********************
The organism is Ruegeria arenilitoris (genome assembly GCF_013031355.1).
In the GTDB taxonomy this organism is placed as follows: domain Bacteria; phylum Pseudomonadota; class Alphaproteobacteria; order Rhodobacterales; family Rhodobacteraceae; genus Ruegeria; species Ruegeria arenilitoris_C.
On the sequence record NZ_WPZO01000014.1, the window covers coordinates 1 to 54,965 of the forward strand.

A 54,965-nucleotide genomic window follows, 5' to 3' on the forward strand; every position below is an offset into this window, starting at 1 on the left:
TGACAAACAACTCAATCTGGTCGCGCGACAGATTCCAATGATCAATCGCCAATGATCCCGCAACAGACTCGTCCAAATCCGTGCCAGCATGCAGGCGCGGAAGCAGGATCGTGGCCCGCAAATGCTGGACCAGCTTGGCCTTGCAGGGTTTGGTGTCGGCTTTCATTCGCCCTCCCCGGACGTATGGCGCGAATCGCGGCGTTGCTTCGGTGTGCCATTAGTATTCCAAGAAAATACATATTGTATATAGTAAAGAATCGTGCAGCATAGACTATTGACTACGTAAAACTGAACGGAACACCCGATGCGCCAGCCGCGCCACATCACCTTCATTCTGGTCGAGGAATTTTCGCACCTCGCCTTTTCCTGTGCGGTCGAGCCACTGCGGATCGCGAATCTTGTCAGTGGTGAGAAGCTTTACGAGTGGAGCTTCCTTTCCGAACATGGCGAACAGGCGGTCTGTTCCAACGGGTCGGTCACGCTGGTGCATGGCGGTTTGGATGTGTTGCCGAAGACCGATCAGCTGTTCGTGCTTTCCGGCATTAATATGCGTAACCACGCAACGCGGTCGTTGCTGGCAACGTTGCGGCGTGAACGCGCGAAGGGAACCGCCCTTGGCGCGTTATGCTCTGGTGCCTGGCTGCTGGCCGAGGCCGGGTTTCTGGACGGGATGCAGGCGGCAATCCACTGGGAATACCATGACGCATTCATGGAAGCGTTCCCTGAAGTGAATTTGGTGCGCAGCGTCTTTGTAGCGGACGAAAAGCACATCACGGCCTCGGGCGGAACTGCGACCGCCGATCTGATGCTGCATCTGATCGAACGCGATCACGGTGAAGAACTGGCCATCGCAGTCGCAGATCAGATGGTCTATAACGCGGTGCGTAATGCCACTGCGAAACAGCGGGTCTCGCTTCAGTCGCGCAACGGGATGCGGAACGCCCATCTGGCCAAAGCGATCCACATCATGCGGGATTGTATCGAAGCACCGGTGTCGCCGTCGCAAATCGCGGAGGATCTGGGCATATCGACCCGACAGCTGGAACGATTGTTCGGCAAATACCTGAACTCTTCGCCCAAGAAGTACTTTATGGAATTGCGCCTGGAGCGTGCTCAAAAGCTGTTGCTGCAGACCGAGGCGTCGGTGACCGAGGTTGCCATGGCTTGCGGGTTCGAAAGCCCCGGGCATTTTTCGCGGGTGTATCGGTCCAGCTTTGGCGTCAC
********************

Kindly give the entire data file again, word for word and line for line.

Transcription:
The organism is Ruegeria arenilitoris (genome assembly GCF_013031355.1).
In the GTDB taxonomy this organism is placed as follows: domain Bacteria; phylum Pseudomonadota; class Alphaproteobacteria; order Rhodobacterales; family Rhodobacteraceae; genus Ruegeria; species Ruegeria arenilitoris_C.
On the sequence record NZ_WPZO01000014.1, the window covers coordinates 1 to 54,965 of the forward strand.

A 54,965-nucleotide genomic window follows, 5' to 3' on the forward strand; every position below is an offset into this window, starting at 1 on the left:
TGACAAACAACTCAATCTGGTCGCGCGACAGATTCCAATGATCAATCGCCAATGATCCCGCAACAGACTCGTCCAAATCCGTGCCAGCATGCAGGCGCGGAAGCAGGATCGTGGCCCGCAAATGCTGGACCAGCTTGGCCTTGCAGGGTTTGGTGTCGGCTTTCATTCGCCCTCCCCGGACGTATGGCGCGAATCGCGGCGTTGCTTCGGTGTGCCATTAGTATTCCAAGAAAATACATATTGTATATAGTAAAGAATCGTGCAGCATAGACTATTGACTACGTAAAACTGAACGGAACACCCGATGCGCCAGCCGCGCCACATCACCTTCATTCTGGTCGAGGAATTTTCGCACCTCGCCTTTTCCTGTGCGGTCGAGCCACTGCGGATCGCGAATCTTGTCAGTGGTGAGAAGCTTTACGAGTGGAGCTTCCTTTCCGAACATGGCGAACAGGCGGTCTGTTCCAACGGGTCGGTCACGCTGGTGCATGGCGGTTTGGATGTGTTGCCGAAGACCGATCAGCTGTTCGTGCTTTCCGGCATTAATATGCGTAACCACGCAACGCGGTCGTTGCTGGCAACGTTGCGGCGTGAACGCGCGAAGGGAACCGCCCTTGGCGCGTTATGCTCTGGTGCCTGGCTGCTGGCCGAGGCCGGGTTTCTGGACGGGATGCAGGCGGCAATCCACTGGGAATACCATGACGCATTCATGGAAGCGTTCCCTGAAGTGAATTTGGTGCGCAGCGTCTTTGTAGCGGACGAAAAGCACATCACGGCCTCGGGCGGAACTGCGACCGCCGATCTGATGCTGCATCTGATCGAACGCGATCACGGTGAAGAACTGGCCATCGCAGTCGCAGATCAGATGGTCTATAACGCGGTGCGTAATGCCACTGCGAAACAGCGGGTCTCGCTTCAGTCGCGCAACGGGATGCGGAACGCCCATCTGGCCAAAGCGATCCACATCATGCGGGATTGTATCGAAGCACCGGTGTCGCCGTCGCAAATCGCGGAGGATCTGGGCATATCGACCCGACAGCTGGAACGATTGTTCGGCAAATACCTGAACTCTTCGCCCAAGAAGTACTTTATGGAATTGCGCCTGGAGCGTGCTCAAAAGCTGTTGCTGCAGACCGAGGCGTCGGTGACCGAGGTTGCCATGGCTTGCGGGTTCGAAAGCCCCGGGCATTTTTCGCGGGTGTATCGGTCCAGCTTTGGCGTCAC